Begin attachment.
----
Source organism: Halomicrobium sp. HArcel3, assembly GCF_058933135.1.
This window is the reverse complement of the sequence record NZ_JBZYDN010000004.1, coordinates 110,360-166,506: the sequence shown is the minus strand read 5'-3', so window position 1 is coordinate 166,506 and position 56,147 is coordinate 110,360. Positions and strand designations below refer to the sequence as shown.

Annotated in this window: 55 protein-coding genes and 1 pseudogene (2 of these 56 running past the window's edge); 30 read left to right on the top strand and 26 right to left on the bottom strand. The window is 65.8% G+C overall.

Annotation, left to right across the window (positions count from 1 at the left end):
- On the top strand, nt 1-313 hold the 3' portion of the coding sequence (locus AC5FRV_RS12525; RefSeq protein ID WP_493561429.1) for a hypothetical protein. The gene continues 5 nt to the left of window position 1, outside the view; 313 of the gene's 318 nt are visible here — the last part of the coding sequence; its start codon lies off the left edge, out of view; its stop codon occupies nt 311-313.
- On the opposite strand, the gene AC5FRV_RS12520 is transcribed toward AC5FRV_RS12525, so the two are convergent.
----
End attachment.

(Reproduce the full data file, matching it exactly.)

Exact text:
Source organism: Halomicrobium sp. HArcel3, assembly GCF_058933135.1.
This window is the reverse complement of the sequence record NZ_JBZYDN010000004.1, coordinates 110,360-166,506: the sequence shown is the minus strand read 5'-3', so window position 1 is coordinate 166,506 and position 56,147 is coordinate 110,360. Positions and strand designations below refer to the sequence as shown.

Annotated in this window: 55 protein-coding genes and 1 pseudogene (2 of these 56 running past the window's edge); 30 read left to right on the top strand and 26 right to left on the bottom strand. The window is 65.8% G+C overall.

Annotation, left to right across the window (positions count from 1 at the left end):
- On the top strand, nt 1-313 hold the 3' portion of the coding sequence (locus AC5FRV_RS12525; RefSeq protein ID WP_493561429.1) for a hypothetical protein. The gene continues 5 nt to the left of window position 1, outside the view; 313 of the gene's 318 nt are visible here — the last part of the coding sequence; its start codon lies off the left edge, out of view; its stop codon occupies nt 311-313.
- On the opposite strand, the gene AC5FRV_RS12520 is transcribed toward AC5FRV_RS12525, so the two are convergent.